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CHRIS COLUMBUS (Director, Producer) is a major force in contemporary Hollywood filmmaking. From his anarchic, genre-bending 1980s classics Gremlins and The Goonies to the recent blockbuster Harry Potter films, which are among the most successful book-to-screen adaptations of all time.

Columbus was born in Spangler, Pennsylvania and grew up outside of Youngstown, Ohio. As a youngster, he aspired to draw cartoons for Marvel Comics and eventually made the connection between comic books and movie storyboards. In high school, he began making his own homegrown 8mm films and drawing his own storyboards (which he continues to this day). After high school, he enrolled in the Directors Program at New York University's prestigious Tisch School of the Arts.

Columbus first attained success as a screenwriter. While still in college, he sold his first script Jocks, a semi-autobiographical comedy about a Catholic schoolboy who tries out for a football team. After graduating from NYU, Columbus wrote a small town drama entitled Reckless (1984), based on his experiences as a factory worker in Ohio. The film was directed by James Foley and starred Aidan Quinn and Daryl Hannah.

Columbus gained prominence in Hollywood writing several original scripts produced by Steven Spielberg. The back-to-back hits of the Joe Dante-directed Gremlins (1984) and The Goonies (1985), helmed by Richard Donner, were decade-defining films that intertwined high notes of offbeat, edgy, often outrageous humor against more classic adventure-thriller backdrops. He next wrote the fantasy adventure Young Sherlock Holmes, which was directed by Barry Levinson.

These screenwriting achievements led Columbus to directing his first feature, Adventures in Babysitting (1987) starring Elisabeth Shue. A meeting with John Hughes brought Columbus to the helm of Home Alone (1990), the first of three collaborations. Home Alone and its hugely successful follow-up, Home Alone 2: Lost in New York (1992), were universal in appeal and launched the career of Macaulay Culkin. Only the Lonely (1991), a bittersweet comedy-drama directed by Columbus from his own screenplay, was praised for featuring one of the late John Candy's best performances, and for the return of legendary star Maureen O'Hara to the screen.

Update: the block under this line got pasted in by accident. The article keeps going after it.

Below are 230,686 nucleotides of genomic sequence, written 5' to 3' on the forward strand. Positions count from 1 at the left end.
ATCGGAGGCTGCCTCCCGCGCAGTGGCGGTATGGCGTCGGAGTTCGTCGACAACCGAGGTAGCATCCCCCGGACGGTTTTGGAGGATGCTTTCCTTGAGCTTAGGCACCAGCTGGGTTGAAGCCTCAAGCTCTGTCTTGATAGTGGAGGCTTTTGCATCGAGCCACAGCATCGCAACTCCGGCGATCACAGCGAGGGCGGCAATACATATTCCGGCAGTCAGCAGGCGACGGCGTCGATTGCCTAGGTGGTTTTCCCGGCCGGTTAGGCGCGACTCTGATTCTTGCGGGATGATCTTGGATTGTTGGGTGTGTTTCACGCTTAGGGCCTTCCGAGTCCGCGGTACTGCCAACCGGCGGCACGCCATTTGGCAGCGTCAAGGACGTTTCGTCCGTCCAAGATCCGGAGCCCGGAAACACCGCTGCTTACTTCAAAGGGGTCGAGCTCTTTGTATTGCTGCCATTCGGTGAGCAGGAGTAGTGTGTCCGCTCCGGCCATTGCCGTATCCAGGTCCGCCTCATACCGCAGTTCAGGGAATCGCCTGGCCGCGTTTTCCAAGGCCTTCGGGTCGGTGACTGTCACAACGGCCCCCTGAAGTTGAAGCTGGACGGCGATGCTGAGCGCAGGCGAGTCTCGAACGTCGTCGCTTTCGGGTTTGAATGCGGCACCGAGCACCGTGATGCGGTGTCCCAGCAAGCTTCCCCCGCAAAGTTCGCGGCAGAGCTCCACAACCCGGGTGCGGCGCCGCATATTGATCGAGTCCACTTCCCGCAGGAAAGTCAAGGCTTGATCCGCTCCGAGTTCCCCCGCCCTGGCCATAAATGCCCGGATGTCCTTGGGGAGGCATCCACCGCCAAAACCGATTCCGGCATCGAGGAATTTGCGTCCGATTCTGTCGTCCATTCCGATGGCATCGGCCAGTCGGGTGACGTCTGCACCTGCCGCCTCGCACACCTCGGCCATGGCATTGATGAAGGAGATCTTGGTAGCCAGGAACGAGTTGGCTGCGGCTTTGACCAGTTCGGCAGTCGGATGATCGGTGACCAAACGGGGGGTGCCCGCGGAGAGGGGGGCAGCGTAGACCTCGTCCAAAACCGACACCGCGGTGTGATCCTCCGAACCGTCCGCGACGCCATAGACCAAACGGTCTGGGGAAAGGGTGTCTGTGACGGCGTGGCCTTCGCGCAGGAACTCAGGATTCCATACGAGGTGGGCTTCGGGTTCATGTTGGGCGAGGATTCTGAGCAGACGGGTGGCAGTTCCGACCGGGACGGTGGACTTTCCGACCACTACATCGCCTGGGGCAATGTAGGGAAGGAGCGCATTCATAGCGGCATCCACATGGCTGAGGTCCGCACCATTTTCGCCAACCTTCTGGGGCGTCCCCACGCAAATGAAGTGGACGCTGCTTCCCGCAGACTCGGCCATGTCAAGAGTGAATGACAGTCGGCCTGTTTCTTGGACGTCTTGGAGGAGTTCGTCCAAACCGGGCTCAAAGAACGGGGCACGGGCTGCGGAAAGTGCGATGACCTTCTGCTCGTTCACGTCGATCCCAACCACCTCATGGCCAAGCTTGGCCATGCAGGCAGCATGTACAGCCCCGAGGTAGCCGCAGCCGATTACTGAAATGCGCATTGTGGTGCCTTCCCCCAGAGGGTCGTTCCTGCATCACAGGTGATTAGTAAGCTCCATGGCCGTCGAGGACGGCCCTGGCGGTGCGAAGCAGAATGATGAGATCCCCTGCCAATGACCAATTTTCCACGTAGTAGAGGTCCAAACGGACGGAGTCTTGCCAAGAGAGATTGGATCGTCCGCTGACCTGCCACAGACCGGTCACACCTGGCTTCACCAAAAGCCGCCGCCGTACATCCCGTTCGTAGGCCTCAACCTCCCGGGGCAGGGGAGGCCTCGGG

Columbus' smash hit comedy Mrs. Doubtfire (1993) starring Robin Williams and Sally Field, bent genders as well as genres, to great critical and public success. Columbus directed another comedy Nine Months (1995), with Hugh Grant and Julianne Moore, before turning to drama with Stepmom (1998) starring Julia Roberts and Susan Sarandon.

Columbus faced a daunting task when he was called upon to direct Harry Potter and the Sorcerer's Stone (2001), the first film based on J.K. Rowling's monumentally successful series of books. With millions of avid and sometimes fanatical readers — both young and old — in a high state of expectation and anticipation, Columbus cast completely inexperienced youngsters Daniel Radcliffe, Emma Watson and Rupert Grint in the leading roles as Harry Potter and his friends Hermione Granger and Ron Weasley. Once again, he demonstrated his facility for nurturing and cultivating young talent and turning them into natural screen performers.

The success of Harry Potter and the Sorcerer's Stone was followed by Harry Potter and the Chamber of Secrets (2002), which once again met with huge box office success. He served as producer on the recent Harry Potter and the Prisoner of Azkaban and wrote the screenplay for Revolution Studios' Christmas With the Kranks.

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